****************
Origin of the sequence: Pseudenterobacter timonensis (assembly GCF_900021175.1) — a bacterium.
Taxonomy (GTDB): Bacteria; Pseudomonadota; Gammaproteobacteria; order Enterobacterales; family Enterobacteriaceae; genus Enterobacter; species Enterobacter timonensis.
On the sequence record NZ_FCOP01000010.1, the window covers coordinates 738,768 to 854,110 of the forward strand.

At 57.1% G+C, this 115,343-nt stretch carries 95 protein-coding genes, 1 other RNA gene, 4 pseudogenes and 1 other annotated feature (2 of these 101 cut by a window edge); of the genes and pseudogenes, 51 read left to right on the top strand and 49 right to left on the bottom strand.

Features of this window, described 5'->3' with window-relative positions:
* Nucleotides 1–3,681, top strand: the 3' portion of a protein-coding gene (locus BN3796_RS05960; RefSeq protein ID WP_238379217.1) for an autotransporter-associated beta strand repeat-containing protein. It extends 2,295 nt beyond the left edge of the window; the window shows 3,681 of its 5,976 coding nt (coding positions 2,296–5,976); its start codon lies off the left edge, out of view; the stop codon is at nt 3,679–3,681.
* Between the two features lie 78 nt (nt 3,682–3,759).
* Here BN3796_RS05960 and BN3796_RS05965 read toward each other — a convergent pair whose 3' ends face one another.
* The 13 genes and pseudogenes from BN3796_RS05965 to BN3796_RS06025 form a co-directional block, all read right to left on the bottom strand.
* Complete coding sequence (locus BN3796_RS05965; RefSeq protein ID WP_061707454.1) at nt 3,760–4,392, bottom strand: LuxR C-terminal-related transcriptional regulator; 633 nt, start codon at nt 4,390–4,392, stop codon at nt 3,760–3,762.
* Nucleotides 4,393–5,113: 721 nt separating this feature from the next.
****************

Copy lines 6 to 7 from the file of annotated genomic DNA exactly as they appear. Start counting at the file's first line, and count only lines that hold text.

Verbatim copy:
* Nucleotides 1–3,681, top strand: the 3' portion of a protein-coding gene (locus BN3796_RS05960; RefSeq protein ID WP_238379217.1) for an autotransporter-associated beta strand repeat-containing protein. It extends 2,295 nt beyond the left edge of the window; the window shows 3,681 of its 5,976 coding nt (coding positions 2,296–5,976); its start codon lies off the left edge, out of view; the stop codon is at nt 3,679–3,681.
* Between the two features lie 78 nt (nt 3,682–3,759).